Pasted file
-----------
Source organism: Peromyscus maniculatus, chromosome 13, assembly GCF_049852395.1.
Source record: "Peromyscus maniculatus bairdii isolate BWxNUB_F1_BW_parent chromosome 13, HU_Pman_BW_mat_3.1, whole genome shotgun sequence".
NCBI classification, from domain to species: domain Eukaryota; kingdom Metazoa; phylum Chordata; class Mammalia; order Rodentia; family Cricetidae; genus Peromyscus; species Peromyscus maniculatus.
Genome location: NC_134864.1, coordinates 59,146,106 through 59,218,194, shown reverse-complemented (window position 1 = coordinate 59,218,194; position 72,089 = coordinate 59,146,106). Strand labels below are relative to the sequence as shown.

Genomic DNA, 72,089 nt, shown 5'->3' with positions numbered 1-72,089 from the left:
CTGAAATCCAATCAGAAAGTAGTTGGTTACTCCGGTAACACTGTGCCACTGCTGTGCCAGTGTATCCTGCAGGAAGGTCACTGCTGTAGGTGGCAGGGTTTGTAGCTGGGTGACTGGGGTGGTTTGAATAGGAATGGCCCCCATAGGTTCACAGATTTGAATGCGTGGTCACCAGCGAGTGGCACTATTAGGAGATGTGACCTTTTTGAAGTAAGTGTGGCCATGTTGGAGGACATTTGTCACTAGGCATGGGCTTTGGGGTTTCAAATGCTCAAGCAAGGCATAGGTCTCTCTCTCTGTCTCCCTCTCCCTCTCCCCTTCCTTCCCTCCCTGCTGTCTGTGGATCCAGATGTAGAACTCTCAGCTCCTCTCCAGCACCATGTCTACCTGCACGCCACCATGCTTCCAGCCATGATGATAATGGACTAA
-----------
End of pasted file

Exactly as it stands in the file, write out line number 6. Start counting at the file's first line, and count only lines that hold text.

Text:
CTGAAATCCAATCAGAAAGTAGTTGGTTACTCCGGTAACACTGTGCCACTGCTGTGCCAGTGTATCCTGCAGGAAGGTCACTGCTGTAGGTGGCAGGGTTTGTAGCTGGGTGACTGGGGTGGTTTGAATAGGAATGGCCCCCATAGGTTCACAGATTTGAATGCGTGGTCACCAGCGAGTGGCACTATTAGGAGATGTGACCTTTTTGAAGTAAGTGTGGCCATGTTGGAGGACATTTGTCACTAGGCATGGGCTTTGGGGTTTCAAATGCTCAAGCAAGGCATAGGTCTCTCTCTCTGTCTCCCTCTCCCTCTCCCCTTCCTTCCCTCCCTGCTGTCTGTGGATCCAGATGTAGAACTCTCAGCTCCTCTCCAGCACCATGTCTACCTGCACGCCACCATGCTTCCAGCCATGATGATAATGGACTAA